Accommodating creed

When must an employee's beliefs be accommodated?
By Tim Mitchell
|Canadian Employment Law Today|Last Updated: 07/06/2016

Question: How does an employer determine whether an employee requesting accommodation for a belief system or creed is legitimate, particularly if the employer hasn’t heard of such beliefs before? Do any such requests deserve accommodation?

Answer: The scope for an employer to demand proof of an employee’s need for accommodation based on religion or creed is very narrow. Current case law suggests that where an employee seeks accommodation for a sincerely held belief, the employer must limit its inquiry to how and if it can accommodate the employee’s request without undue hardship. It has no right to establish the legitimacy of the employee’s belief based on recognized doctrinal principles or to reject a request for accommodation without some reasonable basis to believe that the employee’s belief is not sincere.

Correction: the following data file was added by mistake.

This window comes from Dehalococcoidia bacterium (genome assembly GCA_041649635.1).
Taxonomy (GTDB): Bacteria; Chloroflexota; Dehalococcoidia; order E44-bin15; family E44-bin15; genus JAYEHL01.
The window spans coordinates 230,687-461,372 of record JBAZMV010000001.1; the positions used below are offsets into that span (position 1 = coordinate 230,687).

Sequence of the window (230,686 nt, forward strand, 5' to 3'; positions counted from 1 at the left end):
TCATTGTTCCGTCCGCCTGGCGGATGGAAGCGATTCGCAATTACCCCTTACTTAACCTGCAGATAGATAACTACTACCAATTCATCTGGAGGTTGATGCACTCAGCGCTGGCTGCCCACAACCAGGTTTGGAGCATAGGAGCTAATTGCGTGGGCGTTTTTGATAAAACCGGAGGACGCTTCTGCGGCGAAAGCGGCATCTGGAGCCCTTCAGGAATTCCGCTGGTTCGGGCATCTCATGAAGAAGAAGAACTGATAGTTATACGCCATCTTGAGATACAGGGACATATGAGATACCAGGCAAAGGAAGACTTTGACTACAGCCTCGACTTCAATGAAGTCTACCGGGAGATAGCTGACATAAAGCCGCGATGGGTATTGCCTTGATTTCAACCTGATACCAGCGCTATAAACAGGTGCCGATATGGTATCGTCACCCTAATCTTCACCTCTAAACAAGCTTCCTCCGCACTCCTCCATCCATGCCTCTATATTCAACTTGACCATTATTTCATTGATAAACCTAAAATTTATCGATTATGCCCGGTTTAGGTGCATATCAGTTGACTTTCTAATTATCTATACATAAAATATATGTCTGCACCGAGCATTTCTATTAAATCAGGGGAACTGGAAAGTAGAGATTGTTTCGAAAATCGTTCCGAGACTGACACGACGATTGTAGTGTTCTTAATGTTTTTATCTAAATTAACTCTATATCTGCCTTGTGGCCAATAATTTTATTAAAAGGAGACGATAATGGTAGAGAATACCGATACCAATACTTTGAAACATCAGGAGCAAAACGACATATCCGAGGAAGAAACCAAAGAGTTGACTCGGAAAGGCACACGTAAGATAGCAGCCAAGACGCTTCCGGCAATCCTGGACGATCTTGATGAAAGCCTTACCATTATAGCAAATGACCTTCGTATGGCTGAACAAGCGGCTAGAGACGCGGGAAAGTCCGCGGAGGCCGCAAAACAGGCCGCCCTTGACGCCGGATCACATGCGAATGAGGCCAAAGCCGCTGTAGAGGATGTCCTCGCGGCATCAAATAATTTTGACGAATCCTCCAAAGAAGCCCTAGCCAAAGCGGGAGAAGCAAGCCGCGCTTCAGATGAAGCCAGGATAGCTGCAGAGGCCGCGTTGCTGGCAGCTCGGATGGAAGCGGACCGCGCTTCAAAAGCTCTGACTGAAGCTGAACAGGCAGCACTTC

If the employer fails to consider a request for accommodation because it doubts the sincerity of the employee’s belief, it may be called upon to justify that position before an arbitrator or human rights tribunal. If it fails to consider a request for accommodation simply because it does not recognize novel beliefs as legitimate or deserving of accommodation, it will likely have no justification.